The Examiner

Local Writer Publishes Saucy Debut Novel About the Horsey Set

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Katonah resident Eve Marx has always been a people watcher. From her childhood days in Atlantic City, observing the well-dressed Miss America contestants as they were being chauffeured along the boardwalk or listening to conversations between her father, an attorney and record company executive, and his business associates, Marx was fascinated by other people’s lives.

Eve Marx, author of “Beddington Place: Watch Your Back, Cover Your Tracks,” with her horse Buttons.

It’s no surprise that Marx set out about five years ago to write “Beddington Place: Watch Your Back, Cover Your Tracks.”

The 303-page novel is a black comedy that takes place in the equestrian-oriented, celebrity-driven town of Beddington, not unlike some northern Westchester communities that have become a magnet for the rich and famous.

“I wrote the book to amuse myself,” said Marx.

A first draft turned into a second, then a third, until Marx realized she had the makings of a great story, something she believes could be turned into an onscreen drama.

The story revolves around the humorously named Paige Turner, a reporter for Hello! magazine, whom Marx describes as “an outsider with ambivalent feelings, but who cherishes her reporter/outsider status and is drawn to all of the glitz, glamour and decadence.”

Turner accompanies the rising pop star Princess TaTas and her real estate agent, Tamsin Delacore, on a house-hunting tour of the town. TaTas is interested in finding a home that would complement her newfound interest in show jumping.

Befriended by a set of girlfriends who are interested in launching a new reality show, “The Horsewives of Westchester County,” Turner finds herself privy to the glamorous world of the rich and famous, but also embroiled in the mysterious death of a horse.

The basis for the novel came not only from Marx’s own experiences but from her observations locally.

“It was like a patchwork quilt, pulling it all together,” said Marx, referring to the snippets of information she would jot down in her notebook and then transcribe for the emerging novel.

It’s not surprising that Marx’s debut novel would revolve around the horsey set. Marx’s interest in horses developed when she was 12 years old. Her mother moved from Atlantic City to Philadelphia, leaving Marx behind with her wealthy stepfather. Marx spent time with her stepfather at the local racetrack. He eventually encouraged her to take English riding lessons.

“He would take me to the track and then turn me loose,” recalled Marx.

She recalled the times she snuck past security to pet the horses being trained to perform in a dangerous horse diving act in Atlantic City.

Marx has been an avid horse rider and is the owner of Buttons, a leopard-colored appaloosa pony. She describes Buttons as her “perfect equine companion.”

“We have paced; we have won many ribbons. On the trails, we are a great team,” Marx said.

A lot of the rides described in the book are based on trail adventures that Marx has experienced firsthand, which she skillfully works into several portions of the book.

What she also brings to the forefront is the mistreatment of horses, an occurrence in the world of show jumping and also at dressage competitions, where riders have been known to use their spurs to make a horse move more quickly, causing bleeding and bruising.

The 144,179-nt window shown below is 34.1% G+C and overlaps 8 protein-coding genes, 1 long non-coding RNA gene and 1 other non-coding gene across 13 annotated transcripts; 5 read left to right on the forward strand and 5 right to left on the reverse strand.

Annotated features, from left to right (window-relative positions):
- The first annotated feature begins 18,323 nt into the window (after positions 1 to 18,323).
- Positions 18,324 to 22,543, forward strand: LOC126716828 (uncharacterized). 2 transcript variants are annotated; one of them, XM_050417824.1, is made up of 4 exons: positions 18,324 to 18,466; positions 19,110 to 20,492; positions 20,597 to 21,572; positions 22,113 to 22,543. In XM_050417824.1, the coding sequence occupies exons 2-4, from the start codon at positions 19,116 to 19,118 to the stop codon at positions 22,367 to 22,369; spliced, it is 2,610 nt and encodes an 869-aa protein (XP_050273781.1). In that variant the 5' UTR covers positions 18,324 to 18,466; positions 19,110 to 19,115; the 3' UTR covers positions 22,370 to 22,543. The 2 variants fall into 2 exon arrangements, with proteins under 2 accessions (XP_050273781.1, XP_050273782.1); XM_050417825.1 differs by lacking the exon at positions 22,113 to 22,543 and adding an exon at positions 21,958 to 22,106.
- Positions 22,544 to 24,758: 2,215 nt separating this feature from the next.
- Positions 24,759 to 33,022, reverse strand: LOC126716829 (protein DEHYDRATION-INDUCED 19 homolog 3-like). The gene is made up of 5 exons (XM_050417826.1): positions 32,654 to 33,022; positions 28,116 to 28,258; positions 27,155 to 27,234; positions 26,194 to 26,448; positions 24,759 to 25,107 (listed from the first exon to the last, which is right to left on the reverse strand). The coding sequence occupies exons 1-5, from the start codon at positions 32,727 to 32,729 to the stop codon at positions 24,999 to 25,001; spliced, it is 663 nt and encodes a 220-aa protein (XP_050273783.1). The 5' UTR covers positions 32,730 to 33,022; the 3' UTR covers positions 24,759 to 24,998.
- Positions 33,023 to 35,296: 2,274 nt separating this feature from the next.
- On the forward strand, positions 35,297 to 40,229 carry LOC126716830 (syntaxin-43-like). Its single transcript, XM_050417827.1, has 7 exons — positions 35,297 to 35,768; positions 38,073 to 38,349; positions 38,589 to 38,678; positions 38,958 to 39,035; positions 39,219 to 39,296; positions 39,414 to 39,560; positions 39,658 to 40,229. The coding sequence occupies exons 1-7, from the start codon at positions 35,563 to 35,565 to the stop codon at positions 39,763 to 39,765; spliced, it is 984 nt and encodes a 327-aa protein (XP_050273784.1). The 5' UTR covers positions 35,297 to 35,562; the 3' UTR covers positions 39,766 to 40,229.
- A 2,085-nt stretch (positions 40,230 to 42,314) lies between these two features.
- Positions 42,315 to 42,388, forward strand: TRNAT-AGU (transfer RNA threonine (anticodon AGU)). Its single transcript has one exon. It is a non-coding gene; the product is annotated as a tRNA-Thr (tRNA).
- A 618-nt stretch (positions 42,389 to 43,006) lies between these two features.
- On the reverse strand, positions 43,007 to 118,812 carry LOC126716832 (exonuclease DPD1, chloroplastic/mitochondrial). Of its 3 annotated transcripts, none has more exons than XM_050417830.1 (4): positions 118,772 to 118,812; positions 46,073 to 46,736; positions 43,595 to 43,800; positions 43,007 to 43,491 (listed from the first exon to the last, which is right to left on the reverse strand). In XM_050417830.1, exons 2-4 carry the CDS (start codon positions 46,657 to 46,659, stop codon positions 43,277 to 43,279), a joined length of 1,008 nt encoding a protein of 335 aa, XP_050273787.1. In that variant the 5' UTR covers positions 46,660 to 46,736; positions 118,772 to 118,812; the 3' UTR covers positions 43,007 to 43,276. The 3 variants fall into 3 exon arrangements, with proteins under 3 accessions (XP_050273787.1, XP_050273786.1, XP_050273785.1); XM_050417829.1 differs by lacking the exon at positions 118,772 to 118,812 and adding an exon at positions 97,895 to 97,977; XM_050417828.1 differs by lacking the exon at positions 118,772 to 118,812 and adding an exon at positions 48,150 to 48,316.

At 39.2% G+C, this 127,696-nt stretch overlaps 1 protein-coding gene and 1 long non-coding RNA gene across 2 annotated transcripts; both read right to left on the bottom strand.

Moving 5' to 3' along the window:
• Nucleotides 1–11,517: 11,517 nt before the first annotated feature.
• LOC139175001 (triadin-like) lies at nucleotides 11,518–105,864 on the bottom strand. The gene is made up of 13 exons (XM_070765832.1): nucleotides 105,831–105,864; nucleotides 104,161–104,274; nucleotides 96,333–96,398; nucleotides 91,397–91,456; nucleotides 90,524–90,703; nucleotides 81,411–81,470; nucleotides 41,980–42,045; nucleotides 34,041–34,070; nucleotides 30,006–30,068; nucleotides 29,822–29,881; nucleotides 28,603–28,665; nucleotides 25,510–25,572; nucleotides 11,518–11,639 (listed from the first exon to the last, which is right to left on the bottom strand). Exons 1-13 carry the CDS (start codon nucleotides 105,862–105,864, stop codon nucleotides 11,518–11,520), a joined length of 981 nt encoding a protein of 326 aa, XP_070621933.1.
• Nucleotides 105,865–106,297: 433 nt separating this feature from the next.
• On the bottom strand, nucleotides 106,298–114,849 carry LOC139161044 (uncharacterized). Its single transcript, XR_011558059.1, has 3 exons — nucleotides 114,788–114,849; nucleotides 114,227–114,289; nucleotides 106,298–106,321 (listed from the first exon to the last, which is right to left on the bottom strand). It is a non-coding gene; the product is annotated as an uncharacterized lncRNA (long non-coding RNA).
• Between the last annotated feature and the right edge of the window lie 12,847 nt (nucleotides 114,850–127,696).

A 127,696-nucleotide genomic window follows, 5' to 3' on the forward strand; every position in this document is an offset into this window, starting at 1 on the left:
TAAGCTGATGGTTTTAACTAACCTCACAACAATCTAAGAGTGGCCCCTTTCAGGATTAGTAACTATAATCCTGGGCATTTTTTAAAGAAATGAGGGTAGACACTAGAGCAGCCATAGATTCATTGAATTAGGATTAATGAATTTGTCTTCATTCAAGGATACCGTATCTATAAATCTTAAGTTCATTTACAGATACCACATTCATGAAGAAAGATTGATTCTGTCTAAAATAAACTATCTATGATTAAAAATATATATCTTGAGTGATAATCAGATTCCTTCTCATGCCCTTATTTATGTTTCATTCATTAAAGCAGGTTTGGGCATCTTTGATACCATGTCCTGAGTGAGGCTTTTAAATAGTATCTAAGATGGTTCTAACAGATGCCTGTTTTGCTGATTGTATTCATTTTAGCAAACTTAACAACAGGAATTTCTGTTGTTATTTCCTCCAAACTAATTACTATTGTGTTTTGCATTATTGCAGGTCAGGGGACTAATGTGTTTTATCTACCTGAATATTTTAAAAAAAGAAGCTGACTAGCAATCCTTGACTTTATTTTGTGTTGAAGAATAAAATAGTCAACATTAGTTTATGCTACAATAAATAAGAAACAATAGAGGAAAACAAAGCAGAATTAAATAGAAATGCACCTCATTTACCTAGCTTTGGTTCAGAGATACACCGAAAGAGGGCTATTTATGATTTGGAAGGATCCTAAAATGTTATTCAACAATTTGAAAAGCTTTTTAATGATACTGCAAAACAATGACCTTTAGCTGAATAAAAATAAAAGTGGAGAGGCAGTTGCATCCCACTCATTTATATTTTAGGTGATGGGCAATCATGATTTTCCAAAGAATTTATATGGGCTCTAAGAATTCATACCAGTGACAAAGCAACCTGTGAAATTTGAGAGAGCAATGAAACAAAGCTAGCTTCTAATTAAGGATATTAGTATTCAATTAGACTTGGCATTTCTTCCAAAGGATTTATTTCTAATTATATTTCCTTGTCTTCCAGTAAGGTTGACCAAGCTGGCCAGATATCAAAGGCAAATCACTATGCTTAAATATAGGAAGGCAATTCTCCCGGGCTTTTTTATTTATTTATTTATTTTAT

But perhaps it’s the sneak peek into the world of privilege that Marx, a former writer and editor for men’s magazines Swank, High Society and Penthouse, believes is the most tantalizing aspect of her novel.

“I suppose in many ways it’s a bit of a social study,” added Marx, a noted “sexpert” who has written several nonfiction books on the topic, including “101 Things You Didn’t Know About Sex,” “Flirtspeak” and “View From the Porch: Tales from the Anti-Hamptons.”

In writing the novel, Marx said she drew from other books she’d read as a young woman, especially those books she would steal off her late mother’s bedside table.

“They were big, juicy novels with lots of characters, action and snappy dialogue,” she recalled.

Despite a couple of negative reviews she received early on from some literary agents, Marx was encouraged by several top-drawer agents to press on. Some enjoyed the book and advised her to publish it on her own.

As for the book’s relevance, Marx said it is appropriate for today’s audiences.

“We live in a society now that is obsessed by celebrity culture, in no small part because we all yearn (at least a little) to be like celebrities,” said Marx, the wife of R.J. Marx, editor of the Record-Review in Bedford.

“In our area, where so many bold-faced names live, we feel they are our neighbors, and it’s possible they could become our friends,” she said. “Beddington Place, which is filled with make-believe celebrities who rub elbows with the local gentry, is exactly about this kind of familiarity and the aspirations that it breeds.”

The book is available on Amazon in a Kindle version. In a few weeks, the print edition will also be available. Marx will be participating in readings and book signings in the next few weeks. Locally, this Thursday, Nov. 8, from 5:30 to 8:30 p.m., she will be at Ebba, located at 107 Katonah Ave. in Katonah, and then at Via Vanti!, at 2 Kirby Place in Mount Kisco, from 3 to 5 p.m. on Dec. 9.

For more information on Marx, visit her website at




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